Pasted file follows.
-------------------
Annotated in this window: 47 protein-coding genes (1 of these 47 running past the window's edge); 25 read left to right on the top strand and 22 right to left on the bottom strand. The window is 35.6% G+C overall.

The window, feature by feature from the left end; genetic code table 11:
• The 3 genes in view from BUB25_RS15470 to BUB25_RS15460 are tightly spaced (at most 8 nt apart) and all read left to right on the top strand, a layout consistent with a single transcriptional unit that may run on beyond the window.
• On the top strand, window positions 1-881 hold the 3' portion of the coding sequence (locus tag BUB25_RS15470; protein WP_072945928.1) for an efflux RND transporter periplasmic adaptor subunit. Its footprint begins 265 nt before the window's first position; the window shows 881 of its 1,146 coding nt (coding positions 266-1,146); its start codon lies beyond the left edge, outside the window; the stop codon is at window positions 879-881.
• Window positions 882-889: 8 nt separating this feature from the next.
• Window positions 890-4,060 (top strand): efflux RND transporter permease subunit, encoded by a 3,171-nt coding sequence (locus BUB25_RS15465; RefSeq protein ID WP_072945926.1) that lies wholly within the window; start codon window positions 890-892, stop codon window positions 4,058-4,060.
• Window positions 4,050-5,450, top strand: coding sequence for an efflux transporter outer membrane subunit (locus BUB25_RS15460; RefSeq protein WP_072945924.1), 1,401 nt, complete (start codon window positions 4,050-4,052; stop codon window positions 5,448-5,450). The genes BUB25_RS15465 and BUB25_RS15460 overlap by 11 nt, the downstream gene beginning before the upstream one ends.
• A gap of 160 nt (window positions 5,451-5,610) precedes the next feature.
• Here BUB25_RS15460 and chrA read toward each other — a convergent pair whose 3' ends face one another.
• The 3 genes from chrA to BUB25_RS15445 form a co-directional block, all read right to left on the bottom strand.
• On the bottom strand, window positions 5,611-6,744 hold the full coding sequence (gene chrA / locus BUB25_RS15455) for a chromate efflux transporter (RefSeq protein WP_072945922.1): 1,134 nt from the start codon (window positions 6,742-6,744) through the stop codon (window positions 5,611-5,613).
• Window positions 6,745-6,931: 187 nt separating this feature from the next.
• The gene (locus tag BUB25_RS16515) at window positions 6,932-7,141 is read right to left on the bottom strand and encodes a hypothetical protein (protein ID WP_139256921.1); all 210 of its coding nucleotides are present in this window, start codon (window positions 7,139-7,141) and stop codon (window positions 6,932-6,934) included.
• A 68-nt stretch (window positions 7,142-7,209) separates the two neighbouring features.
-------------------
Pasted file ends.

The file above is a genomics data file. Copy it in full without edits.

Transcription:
Annotated in this window: 47 protein-coding genes (1 of these 47 running past the window's edge); 25 read left to right on the top strand and 22 right to left on the bottom strand. The window is 35.6% G+C overall.

The window, feature by feature from the left end; genetic code table 11:
• The 3 genes in view from BUB25_RS15470 to BUB25_RS15460 are tightly spaced (at most 8 nt apart) and all read left to right on the top strand, a layout consistent with a single transcriptional unit that may run on beyond the window.
• On the top strand, window positions 1-881 hold the 3' portion of the coding sequence (locus tag BUB25_RS15470; protein WP_072945928.1) for an efflux RND transporter periplasmic adaptor subunit. Its footprint begins 265 nt before the window's first position; the window shows 881 of its 1,146 coding nt (coding positions 266-1,146); its start codon lies beyond the left edge, outside the window; the stop codon is at window positions 879-881.
• Window positions 882-889: 8 nt separating this feature from the next.
• Window positions 890-4,060 (top strand): efflux RND transporter permease subunit, encoded by a 3,171-nt coding sequence (locus BUB25_RS15465; RefSeq protein ID WP_072945926.1) that lies wholly within the window; start codon window positions 890-892, stop codon window positions 4,058-4,060.
• Window positions 4,050-5,450, top strand: coding sequence for an efflux transporter outer membrane subunit (locus BUB25_RS15460; RefSeq protein WP_072945924.1), 1,401 nt, complete (start codon window positions 4,050-4,052; stop codon window positions 5,448-5,450). The genes BUB25_RS15465 and BUB25_RS15460 overlap by 11 nt, the downstream gene beginning before the upstream one ends.
• A gap of 160 nt (window positions 5,451-5,610) precedes the next feature.
• Here BUB25_RS15460 and chrA read toward each other — a convergent pair whose 3' ends face one another.
• The 3 genes from chrA to BUB25_RS15445 form a co-directional block, all read right to left on the bottom strand.
• On the bottom strand, window positions 5,611-6,744 hold the full coding sequence (gene chrA / locus BUB25_RS15455) for a chromate efflux transporter (RefSeq protein WP_072945922.1): 1,134 nt from the start codon (window positions 6,742-6,744) through the stop codon (window positions 5,611-5,613).
• Window positions 6,745-6,931: 187 nt separating this feature from the next.
• The gene (locus tag BUB25_RS16515) at window positions 6,932-7,141 is read right to left on the bottom strand and encodes a hypothetical protein (protein ID WP_139256921.1); all 210 of its coding nucleotides are present in this window, start codon (window positions 7,139-7,141) and stop codon (window positions 6,932-6,934) included.
• A 68-nt stretch (window positions 7,142-7,209) separates the two neighbouring features.